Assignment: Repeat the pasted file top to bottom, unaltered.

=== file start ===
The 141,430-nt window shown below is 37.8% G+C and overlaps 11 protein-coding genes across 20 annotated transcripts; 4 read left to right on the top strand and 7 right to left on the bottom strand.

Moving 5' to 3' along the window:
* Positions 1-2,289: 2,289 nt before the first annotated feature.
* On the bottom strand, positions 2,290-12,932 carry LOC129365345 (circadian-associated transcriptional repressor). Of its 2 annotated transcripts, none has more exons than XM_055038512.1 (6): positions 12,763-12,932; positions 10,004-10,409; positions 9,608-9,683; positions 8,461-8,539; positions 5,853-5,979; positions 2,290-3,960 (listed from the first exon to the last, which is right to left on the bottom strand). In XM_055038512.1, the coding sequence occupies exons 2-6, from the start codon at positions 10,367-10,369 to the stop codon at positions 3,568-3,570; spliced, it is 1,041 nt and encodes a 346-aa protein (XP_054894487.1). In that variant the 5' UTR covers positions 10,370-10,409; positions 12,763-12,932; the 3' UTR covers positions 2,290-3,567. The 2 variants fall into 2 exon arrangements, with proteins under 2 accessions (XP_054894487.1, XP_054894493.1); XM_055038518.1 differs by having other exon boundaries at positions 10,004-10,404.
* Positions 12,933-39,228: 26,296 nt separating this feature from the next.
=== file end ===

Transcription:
The 141,430-nt window shown below is 37.8% G+C and overlaps 11 protein-coding genes across 20 annotated transcripts; 4 read left to right on the top strand and 7 right to left on the bottom strand.

Moving 5' to 3' along the window:
* Positions 1-2,289: 2,289 nt before the first annotated feature.
* On the bottom strand, positions 2,290-12,932 carry LOC129365345 (circadian-associated transcriptional repressor). Of its 2 annotated transcripts, none has more exons than XM_055038512.1 (6): positions 12,763-12,932; positions 10,004-10,409; positions 9,608-9,683; positions 8,461-8,539; positions 5,853-5,979; positions 2,290-3,960 (listed from the first exon to the last, which is right to left on the bottom strand). In XM_055038512.1, the coding sequence occupies exons 2-6, from the start codon at positions 10,367-10,369 to the stop codon at positions 3,568-3,570; spliced, it is 1,041 nt and encodes a 346-aa protein (XP_054894487.1). In that variant the 5' UTR covers positions 10,370-10,409; positions 12,763-12,932; the 3' UTR covers positions 2,290-3,567. The 2 variants fall into 2 exon arrangements, with proteins under 2 accessions (XP_054894487.1, XP_054894493.1); XM_055038518.1 differs by having other exon boundaries at positions 10,004-10,404.
* Positions 12,933-39,228: 26,296 nt separating this feature from the next.